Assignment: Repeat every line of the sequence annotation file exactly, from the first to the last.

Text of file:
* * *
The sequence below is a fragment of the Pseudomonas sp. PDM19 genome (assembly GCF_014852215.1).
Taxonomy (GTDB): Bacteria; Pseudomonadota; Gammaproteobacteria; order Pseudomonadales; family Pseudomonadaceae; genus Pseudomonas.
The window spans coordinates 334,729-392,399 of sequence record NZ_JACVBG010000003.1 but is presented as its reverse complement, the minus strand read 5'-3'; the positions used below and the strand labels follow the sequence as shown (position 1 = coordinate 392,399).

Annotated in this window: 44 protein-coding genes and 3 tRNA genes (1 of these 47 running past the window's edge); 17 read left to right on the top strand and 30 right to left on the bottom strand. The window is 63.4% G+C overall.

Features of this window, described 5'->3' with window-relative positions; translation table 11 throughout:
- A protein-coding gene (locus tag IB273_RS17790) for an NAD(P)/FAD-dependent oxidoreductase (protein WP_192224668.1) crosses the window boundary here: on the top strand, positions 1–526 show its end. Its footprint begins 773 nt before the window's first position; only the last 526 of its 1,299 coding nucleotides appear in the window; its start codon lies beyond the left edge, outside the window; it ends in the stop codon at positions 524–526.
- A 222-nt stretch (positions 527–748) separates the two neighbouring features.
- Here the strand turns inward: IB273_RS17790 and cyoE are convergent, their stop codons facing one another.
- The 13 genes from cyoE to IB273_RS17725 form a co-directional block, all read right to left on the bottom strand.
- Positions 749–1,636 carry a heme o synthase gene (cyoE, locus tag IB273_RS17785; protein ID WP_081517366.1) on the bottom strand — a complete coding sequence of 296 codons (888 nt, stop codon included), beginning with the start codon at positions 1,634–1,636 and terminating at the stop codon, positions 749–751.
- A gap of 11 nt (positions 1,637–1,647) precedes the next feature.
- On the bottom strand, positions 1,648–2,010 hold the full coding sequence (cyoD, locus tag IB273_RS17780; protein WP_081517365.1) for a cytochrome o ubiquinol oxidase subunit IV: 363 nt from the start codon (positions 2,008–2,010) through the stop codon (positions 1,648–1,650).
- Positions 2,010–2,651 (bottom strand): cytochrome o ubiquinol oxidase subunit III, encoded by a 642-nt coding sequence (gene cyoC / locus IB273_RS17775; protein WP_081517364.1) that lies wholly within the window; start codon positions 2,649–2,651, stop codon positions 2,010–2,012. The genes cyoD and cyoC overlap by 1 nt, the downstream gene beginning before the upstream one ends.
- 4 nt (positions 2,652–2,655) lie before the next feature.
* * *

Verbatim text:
The sequence below is a fragment of the Pseudomonas sp. PDM19 genome (assembly GCF_014852215.1).
Taxonomy (GTDB): Bacteria; Pseudomonadota; Gammaproteobacteria; order Pseudomonadales; family Pseudomonadaceae; genus Pseudomonas.
The window spans coordinates 334,729-392,399 of sequence record NZ_JACVBG010000003.1 but is presented as its reverse complement, the minus strand read 5'-3'; the positions used below and the strand labels follow the sequence as shown (position 1 = coordinate 392,399).

Annotated in this window: 44 protein-coding genes and 3 tRNA genes (1 of these 47 running past the window's edge); 17 read left to right on the top strand and 30 right to left on the bottom strand. The window is 63.4% G+C overall.

Features of this window, described 5'->3' with window-relative positions; translation table 11 throughout:
- A protein-coding gene (locus tag IB273_RS17790) for an NAD(P)/FAD-dependent oxidoreductase (protein WP_192224668.1) crosses the window boundary here: on the top strand, positions 1–526 show its end. Its footprint begins 773 nt before the window's first position; only the last 526 of its 1,299 coding nucleotides appear in the window; its start codon lies beyond the left edge, outside the window; it ends in the stop codon at positions 524–526.
- A 222-nt stretch (positions 527–748) separates the two neighbouring features.
- Here the strand turns inward: IB273_RS17790 and cyoE are convergent, their stop codons facing one another.
- The 13 genes from cyoE to IB273_RS17725 form a co-directional block, all read right to left on the bottom strand.
- Positions 749–1,636 carry a heme o synthase gene (cyoE, locus tag IB273_RS17785; protein ID WP_081517366.1) on the bottom strand — a complete coding sequence of 296 codons (888 nt, stop codon included), beginning with the start codon at positions 1,634–1,636 and terminating at the stop codon, positions 749–751.
- A gap of 11 nt (positions 1,637–1,647) precedes the next feature.
- On the bottom strand, positions 1,648–2,010 hold the full coding sequence (cyoD, locus tag IB273_RS17780; protein WP_081517365.1) for a cytochrome o ubiquinol oxidase subunit IV: 363 nt from the start codon (positions 2,008–2,010) through the stop codon (positions 1,648–1,650).
- Positions 2,010–2,651 (bottom strand): cytochrome o ubiquinol oxidase subunit III, encoded by a 642-nt coding sequence (gene cyoC / locus IB273_RS17775; protein WP_081517364.1) that lies wholly within the window; start codon positions 2,649–2,651, stop codon positions 2,010–2,012. The genes cyoD and cyoC overlap by 1 nt, the downstream gene beginning before the upstream one ends.
- 4 nt (positions 2,652–2,655) lie before the next feature.